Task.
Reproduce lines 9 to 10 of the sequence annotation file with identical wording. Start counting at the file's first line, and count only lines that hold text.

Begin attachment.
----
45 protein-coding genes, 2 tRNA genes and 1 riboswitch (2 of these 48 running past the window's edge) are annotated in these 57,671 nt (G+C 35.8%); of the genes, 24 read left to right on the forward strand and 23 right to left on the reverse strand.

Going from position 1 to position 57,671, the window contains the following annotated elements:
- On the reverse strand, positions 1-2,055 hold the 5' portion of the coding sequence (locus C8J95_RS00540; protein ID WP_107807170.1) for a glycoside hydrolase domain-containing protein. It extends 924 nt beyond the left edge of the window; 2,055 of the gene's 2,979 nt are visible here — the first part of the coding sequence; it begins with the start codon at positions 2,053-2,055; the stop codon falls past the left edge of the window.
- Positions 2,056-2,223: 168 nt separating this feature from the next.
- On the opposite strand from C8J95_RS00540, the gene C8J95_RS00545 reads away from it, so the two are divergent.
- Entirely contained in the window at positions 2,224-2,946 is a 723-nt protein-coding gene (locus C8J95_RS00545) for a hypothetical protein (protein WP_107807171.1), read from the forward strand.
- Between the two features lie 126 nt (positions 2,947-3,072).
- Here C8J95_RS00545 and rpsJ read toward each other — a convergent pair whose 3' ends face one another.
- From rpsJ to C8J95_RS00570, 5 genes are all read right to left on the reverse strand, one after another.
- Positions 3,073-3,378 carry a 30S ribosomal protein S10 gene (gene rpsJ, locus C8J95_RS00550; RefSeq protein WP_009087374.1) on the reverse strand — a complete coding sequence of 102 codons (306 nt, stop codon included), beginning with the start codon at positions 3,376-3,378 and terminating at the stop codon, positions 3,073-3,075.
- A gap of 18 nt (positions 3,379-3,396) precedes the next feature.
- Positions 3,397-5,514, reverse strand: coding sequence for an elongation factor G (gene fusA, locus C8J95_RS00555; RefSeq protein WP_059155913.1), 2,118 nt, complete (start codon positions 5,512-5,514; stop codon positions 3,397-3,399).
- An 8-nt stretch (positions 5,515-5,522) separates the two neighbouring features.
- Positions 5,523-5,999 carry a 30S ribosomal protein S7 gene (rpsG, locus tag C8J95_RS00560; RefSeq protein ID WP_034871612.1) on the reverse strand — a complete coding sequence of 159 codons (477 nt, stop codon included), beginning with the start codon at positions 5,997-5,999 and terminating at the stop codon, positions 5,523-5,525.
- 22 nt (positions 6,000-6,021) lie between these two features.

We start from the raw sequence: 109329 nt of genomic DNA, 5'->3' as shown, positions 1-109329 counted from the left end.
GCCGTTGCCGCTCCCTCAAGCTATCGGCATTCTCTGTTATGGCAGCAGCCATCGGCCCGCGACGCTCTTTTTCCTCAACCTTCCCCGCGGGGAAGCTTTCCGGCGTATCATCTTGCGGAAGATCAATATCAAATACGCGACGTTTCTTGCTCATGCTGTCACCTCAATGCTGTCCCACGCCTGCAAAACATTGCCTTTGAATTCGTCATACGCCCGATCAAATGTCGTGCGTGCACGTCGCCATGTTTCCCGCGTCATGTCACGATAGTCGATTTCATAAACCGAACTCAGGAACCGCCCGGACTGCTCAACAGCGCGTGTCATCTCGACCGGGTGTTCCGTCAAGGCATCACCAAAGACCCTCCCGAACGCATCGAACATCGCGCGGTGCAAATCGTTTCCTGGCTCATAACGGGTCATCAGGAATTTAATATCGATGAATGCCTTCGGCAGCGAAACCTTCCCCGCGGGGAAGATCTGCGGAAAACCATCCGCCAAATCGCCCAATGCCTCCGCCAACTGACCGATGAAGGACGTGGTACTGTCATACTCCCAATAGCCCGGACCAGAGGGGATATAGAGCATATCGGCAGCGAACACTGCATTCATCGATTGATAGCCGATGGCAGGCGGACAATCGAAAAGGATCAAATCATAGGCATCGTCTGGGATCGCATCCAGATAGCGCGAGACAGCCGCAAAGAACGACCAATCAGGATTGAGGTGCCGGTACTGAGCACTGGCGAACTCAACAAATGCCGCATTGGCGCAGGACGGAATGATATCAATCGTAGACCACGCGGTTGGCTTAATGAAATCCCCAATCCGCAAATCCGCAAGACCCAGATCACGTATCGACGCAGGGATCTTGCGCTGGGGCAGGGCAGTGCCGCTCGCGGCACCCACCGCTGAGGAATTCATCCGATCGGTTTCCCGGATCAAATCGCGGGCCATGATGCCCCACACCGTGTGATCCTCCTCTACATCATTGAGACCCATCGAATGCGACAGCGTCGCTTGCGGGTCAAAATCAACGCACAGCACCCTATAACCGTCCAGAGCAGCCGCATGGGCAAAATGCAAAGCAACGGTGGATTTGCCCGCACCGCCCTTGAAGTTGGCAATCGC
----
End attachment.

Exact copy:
- From rpsJ to C8J95_RS00570, 5 genes are all read right to left on the reverse strand, one after another.
- Positions 3,073-3,378 carry a 30S ribosomal protein S10 gene (gene rpsJ, locus C8J95_RS00550; RefSeq protein WP_009087374.1) on the reverse strand — a complete coding sequence of 102 codons (306 nt, stop codon included), beginning with the start codon at positions 3,376-3,378 and terminating at the stop codon, positions 3,073-3,075.